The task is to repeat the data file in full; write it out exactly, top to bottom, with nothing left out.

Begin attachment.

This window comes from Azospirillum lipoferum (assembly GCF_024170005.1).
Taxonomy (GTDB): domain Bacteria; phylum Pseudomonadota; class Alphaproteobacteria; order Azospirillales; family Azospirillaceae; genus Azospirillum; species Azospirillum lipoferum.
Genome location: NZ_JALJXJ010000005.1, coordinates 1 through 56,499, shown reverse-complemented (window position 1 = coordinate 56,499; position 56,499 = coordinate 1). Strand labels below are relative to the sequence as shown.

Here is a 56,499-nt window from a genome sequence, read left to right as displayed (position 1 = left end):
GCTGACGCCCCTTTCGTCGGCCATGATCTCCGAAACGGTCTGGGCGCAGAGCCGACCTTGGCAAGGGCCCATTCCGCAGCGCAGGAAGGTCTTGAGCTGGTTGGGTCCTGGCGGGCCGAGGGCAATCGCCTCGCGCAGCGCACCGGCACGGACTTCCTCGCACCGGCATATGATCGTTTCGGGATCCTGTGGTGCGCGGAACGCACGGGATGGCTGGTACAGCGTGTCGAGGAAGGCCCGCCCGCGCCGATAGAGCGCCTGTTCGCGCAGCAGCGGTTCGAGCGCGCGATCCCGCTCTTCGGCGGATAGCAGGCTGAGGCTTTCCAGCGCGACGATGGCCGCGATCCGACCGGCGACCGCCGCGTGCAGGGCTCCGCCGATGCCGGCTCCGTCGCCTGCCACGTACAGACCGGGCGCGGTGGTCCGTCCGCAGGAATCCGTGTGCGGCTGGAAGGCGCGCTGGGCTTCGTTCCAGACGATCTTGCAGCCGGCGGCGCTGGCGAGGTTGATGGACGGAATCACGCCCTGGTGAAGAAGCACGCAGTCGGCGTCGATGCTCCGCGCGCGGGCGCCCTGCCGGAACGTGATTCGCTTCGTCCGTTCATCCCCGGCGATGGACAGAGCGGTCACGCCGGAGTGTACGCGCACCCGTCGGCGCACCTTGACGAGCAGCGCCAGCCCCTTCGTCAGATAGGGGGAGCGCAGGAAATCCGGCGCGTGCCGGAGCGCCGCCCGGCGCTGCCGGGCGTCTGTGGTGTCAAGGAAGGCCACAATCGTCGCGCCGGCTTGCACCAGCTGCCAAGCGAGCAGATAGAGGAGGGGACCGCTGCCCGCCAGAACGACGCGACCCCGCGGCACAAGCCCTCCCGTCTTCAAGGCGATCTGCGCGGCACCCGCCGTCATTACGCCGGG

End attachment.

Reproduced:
This window comes from Azospirillum lipoferum (assembly GCF_024170005.1).
Taxonomy (GTDB): domain Bacteria; phylum Pseudomonadota; class Alphaproteobacteria; order Azospirillales; family Azospirillaceae; genus Azospirillum; species Azospirillum lipoferum.
Genome location: NZ_JALJXJ010000005.1, coordinates 1 through 56,499, shown reverse-complemented (window position 1 = coordinate 56,499; position 56,499 = coordinate 1). Strand labels below are relative to the sequence as shown.

Here is a 56,499-nt window from a genome sequence, read left to right as displayed (position 1 = left end):
GCTGACGCCCCTTTCGTCGGCCATGATCTCCGAAACGGTCTGGGCGCAGAGCCGACCTTGGCAAGGGCCCATTCCGCAGCGCAGGAAGGTCTTGAGCTGGTTGGGTCCTGGCGGGCCGAGGGCAATCGCCTCGCGCAGCGCACCGGCACGGACTTCCTCGCACCGGCATATGATCGTTTCGGGATCCTGTGGTGCGCGGAACGCACGGGATGGCTGGTACAGCGTGTCGAGGAAGGCCCGCCCGCGCCGATAGAGCGCCTGTTCGCGCAGCAGCGGTTCGAGCGCGCGATCCCGCTCTTCGGCGGATAGCAGGCTGAGGCTTTCCAGCGCGACGATGGCCGCGATCCGACCGGCGACCGCCGCGTGCAGGGCTCCGCCGATGCCGGCTCCGTCGCCTGCCACGTACAGACCGGGCGCGGTGGTCCGTCCGCAGGAATCCGTGTGCGGCTGGAAGGCGCGCTGGGCTTCGTTCCAGACGATCTTGCAGCCGGCGGCGCTGGCGAGGTTGATGGACGGAATCACGCCCTGGTGAAGAAGCACGCAGTCGGCGTCGATGCTCCGCGCGCGGGCGCCCTGCCGGAACGTGATTCGCTTCGTCCGTTCATCCCCGGCGATGGACAGAGCGGTCACGCCGGAGTGTACGCGCACCCGTCGGCGCACCTTGACGAGCAGCGCCAGCCCCTTCGTCAGATAGGGGGAGCGCAGGAAATCCGGCGCGTGCCGGAGCGCCGCCCGGCGCTGCCGGGCGTCTGTGGTGTCAAGGAAGGCCACAATCGTCGCGCCGGCTTGCACCAGCTGCCAAGCGAGCAGATAGAGGAGGGGACCGCTGCCCGCCAGAACGACGCGACCCCGCGGCACAAGCCCTCCCGTCTTCAAGGCGATCTGCGCGGCACCCGCCGTCATTACGCCGGG